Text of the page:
I think with photos taken just after the first World War, older women often reached for their “good black dress” from the previous era, as they were in mourning for lost loved ones, but dress materials were unavailable. Hence some of the older fashions bobbing back up.
    With the cake shop, they appeared to have sold the day’s baking from the bottom trays, and all that’s left are the heavy fruit cakes baked in their paper casing, on the shelves above. But what’s that lying across the bottom trays? Has their curtain rod fallen down? A mystery.

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    • Steerforth

      I think you’re right about the mourning wear. Even today, we tend to get our money’s worth of of these outfits, don’t we? I have a suit that has seen more deaths than Quincy, but I’ve just learned that for a funeral next week, I will be expected to dress like a Breton sailor.

      Like

  8. Allen

    I don’t go on holiday to find drug use, health and safety concerns and death tragedy. I can get those at home, as the old saying goes.
    A “Double Barker” is a woman with a beautiful body but not such a fine face – a Sue and Ronnie combination.

    Like

    • Steerforth

      I’m not sure if that poor woman deserves the Double Barker label, but one of my near neighbours certainly does – she must be around 55 and has the head of a 63-year-old postman with the body of an 18-year-old girl, which she proudly shows off by wearing a crop-top. It’s a striking contrast.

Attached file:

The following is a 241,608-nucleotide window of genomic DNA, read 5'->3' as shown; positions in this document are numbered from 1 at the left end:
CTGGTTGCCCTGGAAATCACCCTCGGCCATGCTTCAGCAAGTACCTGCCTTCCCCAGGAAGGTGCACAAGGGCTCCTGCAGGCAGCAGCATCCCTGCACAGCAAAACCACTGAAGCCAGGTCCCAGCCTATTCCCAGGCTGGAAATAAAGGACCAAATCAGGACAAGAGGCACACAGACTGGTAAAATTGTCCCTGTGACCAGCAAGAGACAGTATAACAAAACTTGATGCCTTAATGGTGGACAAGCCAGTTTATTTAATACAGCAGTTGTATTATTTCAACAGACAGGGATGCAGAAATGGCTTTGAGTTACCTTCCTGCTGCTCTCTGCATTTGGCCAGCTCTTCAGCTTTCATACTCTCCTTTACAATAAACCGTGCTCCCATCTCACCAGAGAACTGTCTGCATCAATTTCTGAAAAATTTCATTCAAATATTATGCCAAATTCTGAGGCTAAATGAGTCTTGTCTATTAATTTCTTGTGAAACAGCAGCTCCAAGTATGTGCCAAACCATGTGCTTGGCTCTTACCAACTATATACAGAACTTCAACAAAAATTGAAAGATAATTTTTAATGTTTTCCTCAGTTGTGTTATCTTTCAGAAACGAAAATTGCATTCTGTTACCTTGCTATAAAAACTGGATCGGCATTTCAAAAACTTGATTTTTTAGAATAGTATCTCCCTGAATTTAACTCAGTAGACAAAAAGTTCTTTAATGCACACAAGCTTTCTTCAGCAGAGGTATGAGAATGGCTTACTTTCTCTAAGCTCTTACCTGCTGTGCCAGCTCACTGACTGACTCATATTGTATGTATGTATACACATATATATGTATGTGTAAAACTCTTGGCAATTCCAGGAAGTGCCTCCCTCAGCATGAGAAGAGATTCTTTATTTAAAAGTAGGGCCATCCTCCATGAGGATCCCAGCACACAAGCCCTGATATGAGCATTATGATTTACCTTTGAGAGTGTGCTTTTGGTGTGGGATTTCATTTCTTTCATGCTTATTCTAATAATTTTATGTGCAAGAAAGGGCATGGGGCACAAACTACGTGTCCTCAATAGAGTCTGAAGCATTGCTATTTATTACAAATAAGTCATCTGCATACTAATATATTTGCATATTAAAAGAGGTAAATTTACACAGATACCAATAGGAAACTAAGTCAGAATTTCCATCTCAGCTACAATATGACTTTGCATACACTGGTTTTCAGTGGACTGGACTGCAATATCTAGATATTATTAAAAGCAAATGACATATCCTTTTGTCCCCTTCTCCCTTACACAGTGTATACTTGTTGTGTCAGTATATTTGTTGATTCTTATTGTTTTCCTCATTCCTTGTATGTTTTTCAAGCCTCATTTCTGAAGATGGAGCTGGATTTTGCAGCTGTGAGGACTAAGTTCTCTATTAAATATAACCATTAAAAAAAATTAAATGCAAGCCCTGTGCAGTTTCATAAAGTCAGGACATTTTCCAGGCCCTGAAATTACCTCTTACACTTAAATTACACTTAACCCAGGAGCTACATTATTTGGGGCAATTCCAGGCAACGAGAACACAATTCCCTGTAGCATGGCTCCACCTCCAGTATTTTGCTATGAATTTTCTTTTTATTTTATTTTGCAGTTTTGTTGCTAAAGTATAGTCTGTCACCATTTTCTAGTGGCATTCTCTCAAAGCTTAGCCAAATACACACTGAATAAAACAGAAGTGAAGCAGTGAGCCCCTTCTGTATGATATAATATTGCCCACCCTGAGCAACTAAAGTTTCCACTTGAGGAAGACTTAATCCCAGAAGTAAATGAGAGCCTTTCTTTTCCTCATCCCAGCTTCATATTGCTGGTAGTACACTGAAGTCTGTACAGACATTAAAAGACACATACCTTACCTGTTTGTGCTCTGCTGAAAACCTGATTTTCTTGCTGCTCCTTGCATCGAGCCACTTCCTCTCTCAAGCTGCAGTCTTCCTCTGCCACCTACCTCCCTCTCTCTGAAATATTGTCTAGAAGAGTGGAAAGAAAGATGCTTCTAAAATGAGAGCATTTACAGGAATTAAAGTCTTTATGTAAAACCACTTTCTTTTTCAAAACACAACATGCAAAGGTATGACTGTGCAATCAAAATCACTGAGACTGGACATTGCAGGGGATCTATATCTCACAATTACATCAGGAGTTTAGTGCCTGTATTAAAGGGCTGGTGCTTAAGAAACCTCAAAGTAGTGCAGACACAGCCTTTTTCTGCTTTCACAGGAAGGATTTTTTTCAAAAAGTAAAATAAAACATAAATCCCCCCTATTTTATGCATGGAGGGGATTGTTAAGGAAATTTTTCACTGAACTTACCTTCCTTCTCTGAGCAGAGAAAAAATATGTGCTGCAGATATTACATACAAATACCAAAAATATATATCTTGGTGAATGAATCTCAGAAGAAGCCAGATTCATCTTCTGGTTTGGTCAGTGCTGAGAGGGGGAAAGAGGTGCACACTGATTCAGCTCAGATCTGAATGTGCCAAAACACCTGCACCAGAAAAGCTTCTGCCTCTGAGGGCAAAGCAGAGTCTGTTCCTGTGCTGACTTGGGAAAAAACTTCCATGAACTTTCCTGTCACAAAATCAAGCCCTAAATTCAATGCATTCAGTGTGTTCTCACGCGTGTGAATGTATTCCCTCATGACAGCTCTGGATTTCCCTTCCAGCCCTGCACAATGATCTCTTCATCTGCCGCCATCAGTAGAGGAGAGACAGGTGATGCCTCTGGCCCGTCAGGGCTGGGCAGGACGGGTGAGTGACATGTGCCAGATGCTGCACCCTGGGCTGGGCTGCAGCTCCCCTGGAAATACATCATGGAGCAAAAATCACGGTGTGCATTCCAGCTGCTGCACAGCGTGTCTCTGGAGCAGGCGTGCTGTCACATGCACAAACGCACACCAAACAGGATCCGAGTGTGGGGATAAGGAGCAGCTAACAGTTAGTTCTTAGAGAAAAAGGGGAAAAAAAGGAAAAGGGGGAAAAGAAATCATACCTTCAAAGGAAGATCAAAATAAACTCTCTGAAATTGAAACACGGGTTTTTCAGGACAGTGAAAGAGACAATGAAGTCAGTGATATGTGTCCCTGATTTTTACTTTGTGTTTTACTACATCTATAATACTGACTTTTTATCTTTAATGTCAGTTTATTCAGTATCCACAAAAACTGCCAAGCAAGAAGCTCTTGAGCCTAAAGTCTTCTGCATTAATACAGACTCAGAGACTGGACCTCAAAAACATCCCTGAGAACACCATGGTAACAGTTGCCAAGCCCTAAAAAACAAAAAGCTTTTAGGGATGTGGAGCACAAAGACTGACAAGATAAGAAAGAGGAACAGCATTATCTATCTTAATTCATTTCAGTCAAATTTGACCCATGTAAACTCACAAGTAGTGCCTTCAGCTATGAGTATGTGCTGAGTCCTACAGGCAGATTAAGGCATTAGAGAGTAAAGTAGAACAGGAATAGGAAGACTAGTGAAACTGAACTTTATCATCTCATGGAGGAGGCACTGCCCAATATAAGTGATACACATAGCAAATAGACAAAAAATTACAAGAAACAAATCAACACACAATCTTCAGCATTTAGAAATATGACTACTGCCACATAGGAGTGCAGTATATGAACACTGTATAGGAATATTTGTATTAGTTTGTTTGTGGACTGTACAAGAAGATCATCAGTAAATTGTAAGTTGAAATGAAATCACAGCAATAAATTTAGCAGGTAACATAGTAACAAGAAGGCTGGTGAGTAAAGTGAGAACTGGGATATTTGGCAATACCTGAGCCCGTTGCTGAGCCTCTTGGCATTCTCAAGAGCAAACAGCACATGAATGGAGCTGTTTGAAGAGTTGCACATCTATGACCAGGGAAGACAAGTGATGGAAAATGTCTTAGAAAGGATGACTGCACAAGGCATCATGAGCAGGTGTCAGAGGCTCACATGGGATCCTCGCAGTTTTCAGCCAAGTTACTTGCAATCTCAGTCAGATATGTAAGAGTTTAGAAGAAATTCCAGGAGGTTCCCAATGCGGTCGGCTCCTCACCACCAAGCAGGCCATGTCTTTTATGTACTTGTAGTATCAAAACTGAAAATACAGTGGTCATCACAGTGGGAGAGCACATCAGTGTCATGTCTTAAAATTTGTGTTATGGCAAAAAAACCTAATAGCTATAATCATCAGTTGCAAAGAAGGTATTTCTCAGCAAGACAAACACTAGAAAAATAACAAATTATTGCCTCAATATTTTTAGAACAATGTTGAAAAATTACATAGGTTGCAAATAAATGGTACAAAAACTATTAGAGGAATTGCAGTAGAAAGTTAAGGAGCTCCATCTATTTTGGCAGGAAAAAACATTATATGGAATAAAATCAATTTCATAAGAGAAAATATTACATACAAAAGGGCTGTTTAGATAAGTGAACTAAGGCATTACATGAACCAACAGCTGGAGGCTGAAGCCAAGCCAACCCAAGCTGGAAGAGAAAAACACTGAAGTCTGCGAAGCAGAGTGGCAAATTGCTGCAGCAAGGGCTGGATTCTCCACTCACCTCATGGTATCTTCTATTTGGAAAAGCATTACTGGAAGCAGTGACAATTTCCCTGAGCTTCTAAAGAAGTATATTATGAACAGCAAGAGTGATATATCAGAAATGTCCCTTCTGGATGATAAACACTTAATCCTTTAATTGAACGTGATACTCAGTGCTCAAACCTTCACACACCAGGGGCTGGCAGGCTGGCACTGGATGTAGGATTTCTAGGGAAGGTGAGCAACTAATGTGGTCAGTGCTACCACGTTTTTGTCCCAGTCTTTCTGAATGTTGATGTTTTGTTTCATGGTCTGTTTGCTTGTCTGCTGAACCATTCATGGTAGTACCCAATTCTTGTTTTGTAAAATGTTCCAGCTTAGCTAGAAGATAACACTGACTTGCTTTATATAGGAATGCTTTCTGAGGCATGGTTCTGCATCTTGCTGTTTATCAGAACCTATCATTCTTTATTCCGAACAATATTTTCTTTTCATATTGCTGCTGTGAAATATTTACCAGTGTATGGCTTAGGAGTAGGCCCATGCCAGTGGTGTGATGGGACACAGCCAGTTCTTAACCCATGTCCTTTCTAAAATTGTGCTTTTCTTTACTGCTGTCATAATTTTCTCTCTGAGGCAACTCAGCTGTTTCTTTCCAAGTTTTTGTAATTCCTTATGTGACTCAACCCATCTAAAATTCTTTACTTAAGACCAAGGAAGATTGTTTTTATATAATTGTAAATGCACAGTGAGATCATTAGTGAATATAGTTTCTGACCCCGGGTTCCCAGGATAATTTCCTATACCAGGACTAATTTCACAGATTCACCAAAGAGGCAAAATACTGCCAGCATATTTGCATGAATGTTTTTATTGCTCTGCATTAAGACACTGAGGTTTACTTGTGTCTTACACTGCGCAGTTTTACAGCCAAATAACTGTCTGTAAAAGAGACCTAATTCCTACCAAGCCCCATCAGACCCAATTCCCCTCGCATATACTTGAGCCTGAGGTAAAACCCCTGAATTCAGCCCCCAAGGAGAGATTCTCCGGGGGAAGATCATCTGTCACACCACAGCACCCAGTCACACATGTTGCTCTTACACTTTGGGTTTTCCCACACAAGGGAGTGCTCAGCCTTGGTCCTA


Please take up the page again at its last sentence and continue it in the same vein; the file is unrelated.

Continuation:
Like

  9. Kid

    I assumed a ‘double barker’ meant that the speaker was implying that he thought the subject was a total ‘dog’. Not that it’s the sort of thing you’d say to any woman’s face of course.

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    • Steerforth

      That was my first assumption. I wonder where either of those expressions came from? I don’t remember the phrase ‘bit of a dog’ before the 1990s. When I was growing up, it wasn’t the done thing to be rude about a girl in that way – not in my social circle, at least.

      Like

  10. Lucille

    The car in the second picture was on the North Circular yesterday. It was driven by a man sitting bolt upright and very close to the steering wheel. I feared for his survival but also wanted to be his passenger.
    The ambulatory men were probably caught by a street photographer.
    There’s a Pontins at Camber Sands if you’d like to try one nearer to home.
    I will be booking a trip to the Pacific Islands to seek out the 2% of my family DNA that originated there.

    Like

      • dazedconfused2016

        I have never been so sick as I was during a stay at Pontins, thought my innards were going to explode but it was just the whole contents which … The food was disgusting, the accommodation was like a prison camp and colder than a fridge, just happy to have survived.

        Like

      • Lucille

        But first I have to go to South East Asia, to meet up with the 27% of those, then Scandinavia for the 23% of them, 17% from the Irish, and 16% for the Iberian Peninsula folks. Dear old Blighty contributed a measly 9%. I’m feeling conflicted.
        I’ve gone Pontinental.

        Like

  11. leeparis

    Your comment about compromised sartorial standards brought immediately to mind an observation made by David Sedaris about a man in the check-in counter queue who looked like he had just come to the airport after wrestling a pig in his back yard.

    Like

    • Steerforth

      That’s a wonderful description – I can see him now. I used to be very dismissive of my father’s obsession with being well-groomed, but I now appreciate the fact that he would have always changed out of his pig-wrestling clothes before going out.

      Like